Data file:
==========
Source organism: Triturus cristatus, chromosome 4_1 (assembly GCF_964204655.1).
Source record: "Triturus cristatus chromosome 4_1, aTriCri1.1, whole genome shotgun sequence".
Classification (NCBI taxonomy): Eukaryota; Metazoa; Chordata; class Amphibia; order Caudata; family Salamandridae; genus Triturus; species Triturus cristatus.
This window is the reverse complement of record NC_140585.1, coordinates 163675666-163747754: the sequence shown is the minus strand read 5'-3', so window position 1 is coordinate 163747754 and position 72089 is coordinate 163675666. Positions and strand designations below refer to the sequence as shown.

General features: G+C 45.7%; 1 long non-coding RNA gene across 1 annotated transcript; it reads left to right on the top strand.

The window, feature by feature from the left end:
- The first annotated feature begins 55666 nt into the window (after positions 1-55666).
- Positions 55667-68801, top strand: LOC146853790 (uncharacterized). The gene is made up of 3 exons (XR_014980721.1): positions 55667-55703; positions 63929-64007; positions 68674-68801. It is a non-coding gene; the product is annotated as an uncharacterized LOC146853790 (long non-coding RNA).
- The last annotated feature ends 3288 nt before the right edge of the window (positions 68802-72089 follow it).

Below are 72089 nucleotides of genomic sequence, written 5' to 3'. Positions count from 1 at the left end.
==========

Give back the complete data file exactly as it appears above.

Source organism: Triturus cristatus, chromosome 4_1 (assembly GCF_964204655.1).
Source record: "Triturus cristatus chromosome 4_1, aTriCri1.1, whole genome shotgun sequence".
Classification (NCBI taxonomy): Eukaryota; Metazoa; Chordata; class Amphibia; order Caudata; family Salamandridae; genus Triturus; species Triturus cristatus.
This window is the reverse complement of record NC_140585.1, coordinates 163675666-163747754: the sequence shown is the minus strand read 5'-3', so window position 1 is coordinate 163747754 and position 72089 is coordinate 163675666. Positions and strand designations below refer to the sequence as shown.

General features: G+C 45.7%; 1 long non-coding RNA gene across 1 annotated transcript; it reads left to right on the top strand.

The window, feature by feature from the left end:
- The first annotated feature begins 55666 nt into the window (after positions 1-55666).
- Positions 55667-68801, top strand: LOC146853790 (uncharacterized). The gene is made up of 3 exons (XR_014980721.1): positions 55667-55703; positions 63929-64007; positions 68674-68801. It is a non-coding gene; the product is annotated as an uncharacterized LOC146853790 (long non-coding RNA).
- The last annotated feature ends 3288 nt before the right edge of the window (positions 68802-72089 follow it).

Below are 72089 nucleotides of genomic sequence, written 5' to 3'. Positions count from 1 at the left end.